Backcombing certainly does create lift, but, if we were to pick the worst of all the styling methods, it might just be at the top of the list! Backcombing raises the hair cuticle beyond repair, and as soon as you smooth a brush over it, the cuticle snaps off. We are not complete party poopers though – so here is a good alternative: Spritz a good volumizing spray throughout your roots and blow-dry your hair at the root against the direction to which in grows. This creates amazing, lasting lift, whilst causing minimal damage. You may also want to boost the body of any do by using a lightweight dry shampoo, and brushing through as normal, and then with your hair turned upside down.  Not only does this soothe the scalp and adds significant volume, but also camouflages the roots of blonde hair.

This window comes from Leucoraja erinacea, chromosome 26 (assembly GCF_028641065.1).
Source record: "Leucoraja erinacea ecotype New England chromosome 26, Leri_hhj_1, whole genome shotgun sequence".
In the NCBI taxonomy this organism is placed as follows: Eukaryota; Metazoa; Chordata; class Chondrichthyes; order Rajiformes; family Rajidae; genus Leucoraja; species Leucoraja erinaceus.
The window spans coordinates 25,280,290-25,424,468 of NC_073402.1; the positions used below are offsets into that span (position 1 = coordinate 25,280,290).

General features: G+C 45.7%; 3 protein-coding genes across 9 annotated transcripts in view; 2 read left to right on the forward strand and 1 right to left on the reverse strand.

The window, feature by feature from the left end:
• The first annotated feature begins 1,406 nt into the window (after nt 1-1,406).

Prep and Post

Sometimes there’s a must-have hairstyle that, no matter what you do, is going to do some damage to your hair. I.e. those that really do require backcombing or heavy use of tongues and straighteners etc. Or there might be a week where you know your hair is going to be harassed more than usual. However, as long as this is only done once in a while, it should be OK – provided that you take measures to strengthen and repair your hair! A few days before embarking on a complicated, new style, apply a pre-shampoo conditioner before you go to bed and sleep with it in overnight. Similarly, a day or two after you style, do the same again. This will help to restore lost moisture, shine and elasticity to your strands.

Don’t let the sun steal your shine